Dealing with dragons

Children are faced with dragons in life. Emotion coaching teaches children to understand their feelings and deal with these “dragons.”

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  • Have you ever dealt with a crying child? A child that is throwing a tantrum? Even if you haven't personally dealt with one, have you seen this scenario happen at a store? It is a struggle that parents go through every day. At the same time, there is so much joy that can come out of the struggle. Watching your children grow, learn and achieve can make all the dirty diapers and tantrums of their younger years' worth it.

  • We know that raising a child is a task that will probably never change, but it seems that the "acceptable" ways to parent has changed from previous generations. For example, various studies have denounced spanking and physical punishment. The effects of parenting and discipline in this regard can include emotional trauma for children or a sense that physical behavior, such as hitting or kicking is OK to use on other children and siblings. As much as it was used in the past, "spare the rod, spoil the child," is being pushed out of our society in favor of other options.

  • So if such teaching that was used for generations is questioned, what can parents trust now? Since there are many parenting suggestions out there, it can be hard for parents to find a reliable source. Emotion coaching is a great technique that parents can use when trying to calm a soothing child. It has been studied many times since first described by John Gottman. It has been shown to reduce violent crime rates, help children understand and use their emotions effectively, along with other milestones.

  • Gottman came out with a book called "Raising an Emotionally Intelligent Child," which has helped many parents help themselves and their children grow. Since his steps are explained in the book very clearly, I won't explain how it works. What I want to focus on is the why. Why does it work? Well, that question is actually quite easy.

  • It requires the use of empathy from you, as a parent.

  • Empathy

  • One definition of empathy is, "the ability to understand and share the feelings of another." I want to emphasize this. It's not only the ability to UNDERSTAND but to SHARE the feelings of another. As you do emotion coaching, you have to understand what your child is feeling and then share those feelings. It requires you as a parent to get on the same level as your child and help them through what they are feeling. At the same time, you also need to make sure that your children are understanding that their feelings are valid and are not wrong.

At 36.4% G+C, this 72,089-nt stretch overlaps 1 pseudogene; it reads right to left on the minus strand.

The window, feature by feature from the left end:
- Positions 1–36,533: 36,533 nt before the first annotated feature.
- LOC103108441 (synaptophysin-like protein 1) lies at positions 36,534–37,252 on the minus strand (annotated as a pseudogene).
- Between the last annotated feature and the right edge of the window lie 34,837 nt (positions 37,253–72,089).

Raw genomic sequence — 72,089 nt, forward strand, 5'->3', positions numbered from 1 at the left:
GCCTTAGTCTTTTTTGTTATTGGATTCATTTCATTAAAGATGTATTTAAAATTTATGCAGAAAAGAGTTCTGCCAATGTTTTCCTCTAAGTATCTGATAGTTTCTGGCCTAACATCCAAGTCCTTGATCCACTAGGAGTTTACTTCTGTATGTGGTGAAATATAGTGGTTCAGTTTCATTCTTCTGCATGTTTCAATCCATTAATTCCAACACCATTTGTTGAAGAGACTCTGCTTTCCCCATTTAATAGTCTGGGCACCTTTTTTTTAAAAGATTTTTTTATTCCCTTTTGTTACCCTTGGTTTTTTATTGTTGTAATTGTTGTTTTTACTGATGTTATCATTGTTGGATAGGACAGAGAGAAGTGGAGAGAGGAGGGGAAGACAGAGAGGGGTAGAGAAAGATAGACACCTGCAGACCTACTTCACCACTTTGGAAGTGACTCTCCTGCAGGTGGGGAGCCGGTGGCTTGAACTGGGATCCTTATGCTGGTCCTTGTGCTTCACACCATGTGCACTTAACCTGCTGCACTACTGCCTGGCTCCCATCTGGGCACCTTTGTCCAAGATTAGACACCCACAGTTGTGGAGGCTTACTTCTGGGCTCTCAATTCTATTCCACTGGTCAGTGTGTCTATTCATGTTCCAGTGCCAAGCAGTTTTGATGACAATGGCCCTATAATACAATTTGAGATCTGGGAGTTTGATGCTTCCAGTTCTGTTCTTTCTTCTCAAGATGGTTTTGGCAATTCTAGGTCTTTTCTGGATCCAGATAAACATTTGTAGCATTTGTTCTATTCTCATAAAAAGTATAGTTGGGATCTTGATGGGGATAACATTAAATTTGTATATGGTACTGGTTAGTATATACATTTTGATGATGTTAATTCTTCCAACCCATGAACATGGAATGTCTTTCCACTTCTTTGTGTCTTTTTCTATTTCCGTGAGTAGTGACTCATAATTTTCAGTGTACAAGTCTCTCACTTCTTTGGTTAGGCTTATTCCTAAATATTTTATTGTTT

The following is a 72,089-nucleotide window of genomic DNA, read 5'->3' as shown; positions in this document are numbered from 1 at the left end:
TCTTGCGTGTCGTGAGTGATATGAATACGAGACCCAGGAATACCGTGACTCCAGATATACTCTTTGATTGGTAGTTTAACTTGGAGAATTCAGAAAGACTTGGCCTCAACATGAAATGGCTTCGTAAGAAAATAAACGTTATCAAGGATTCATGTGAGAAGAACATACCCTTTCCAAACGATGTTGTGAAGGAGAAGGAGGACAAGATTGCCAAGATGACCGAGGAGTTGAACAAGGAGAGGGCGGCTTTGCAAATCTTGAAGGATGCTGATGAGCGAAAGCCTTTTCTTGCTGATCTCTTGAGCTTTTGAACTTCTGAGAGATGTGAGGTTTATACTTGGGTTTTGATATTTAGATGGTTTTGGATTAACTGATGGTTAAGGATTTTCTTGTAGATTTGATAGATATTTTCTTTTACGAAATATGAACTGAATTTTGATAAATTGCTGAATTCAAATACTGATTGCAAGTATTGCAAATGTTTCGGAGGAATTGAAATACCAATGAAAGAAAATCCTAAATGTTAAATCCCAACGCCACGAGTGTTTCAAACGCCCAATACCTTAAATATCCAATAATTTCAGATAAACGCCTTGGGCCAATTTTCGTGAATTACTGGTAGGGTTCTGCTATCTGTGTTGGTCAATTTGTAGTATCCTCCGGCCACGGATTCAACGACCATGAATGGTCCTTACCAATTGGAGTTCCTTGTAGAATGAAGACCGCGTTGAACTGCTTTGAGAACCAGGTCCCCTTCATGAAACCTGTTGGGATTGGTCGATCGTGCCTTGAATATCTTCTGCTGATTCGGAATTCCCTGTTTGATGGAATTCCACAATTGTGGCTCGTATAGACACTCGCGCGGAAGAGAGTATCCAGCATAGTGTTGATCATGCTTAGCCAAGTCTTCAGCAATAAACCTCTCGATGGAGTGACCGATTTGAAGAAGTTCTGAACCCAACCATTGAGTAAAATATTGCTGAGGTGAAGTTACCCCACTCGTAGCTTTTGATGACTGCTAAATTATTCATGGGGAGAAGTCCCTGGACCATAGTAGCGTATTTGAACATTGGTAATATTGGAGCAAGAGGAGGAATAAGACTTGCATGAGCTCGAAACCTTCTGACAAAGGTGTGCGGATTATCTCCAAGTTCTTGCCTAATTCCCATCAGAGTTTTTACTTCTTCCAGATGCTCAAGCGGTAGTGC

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  • As I sat down and tried to wrap my brain around the concept, I thought of a teacher I knew while I was growing up, Mrs. Timmons, my fifth grade teacher.

  • I had just made a big move from Utah to California. We moved the day after the school year ended, so I didn't really get a chance to say goodbye and let the fact that I was leaving soak in. It wasn't until we stopped for dinner, 11 hours later, that moving really hit home. As a 10-year-old, I didn't want to start completely over. I was shy when I was younger and making me talk to people was like pulling teeth, it just didn't happen. The first day of school was pretty terrible. I was petrified and felt like my heart was going to jump out of my chest. I managed to hold it together pretty well until Friday. In the middle of class, I freaked out and started bawling in front of everyone. Mrs. Timmons, dismissed the class to go out and play for a bit. Being the wonderful teacher that she was, she sat down with me and started asking questions. She knew that I was the new kid on the block and took the time to hear how I felt.

  • The conversation went something like this:

  • "You must be really upset."

  • (Insert 10-year-old sniffle here.) "Yeah. I didn't want to leave. I don't understand why we had to."

  • "Unfortunately, sometimes it happens. I am sorry you are upset though, it can be hard to move so far away from your old friends."

  • "It's true." By this point, my feelings had been validated so I calmed down a bit.

  • "I want you to make friends here too. How do you think you could make friends now that you are in a new place?"

  • We brainstormed a couple of ideas, including going out and playing basketball with the other kids in my class. This interaction to me was so important because, instead of completely dismissing my feelings, she let me know that she understood and helped me come up with a solution. My sadness wasn't an issue, it was a means of showing I needed a bit of guidance to help me cope with what was happening. I ended up meeting my best friend that day.

  • You can help your children who are going through their own troubles understand their feelings and make good use for them on a regular basis if you have the drive to do so. G. K. Chesterton said,

  • "Fairytales don't tell children that dragons exist. Children already know that dragons exist. Fairytales tell children that dragons can be killed."

  • Children know that symbolic dragons, like sadness, anger and fear exist. As parents using emotion coaching, we want to tell the fairytales and reiterate the stories that the dragons can be used. You don't have to be ashamed of the dragon, you just have to ride it into something better.

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​I am senior in the child development program at Brigham Young University Idaho. Countless hours of working with children and parents through classes and other forms has shaped my understanding about how children grow and come to understand the world around them and also themselves. I plan to one day be in law enforcement working with children criminal cases.

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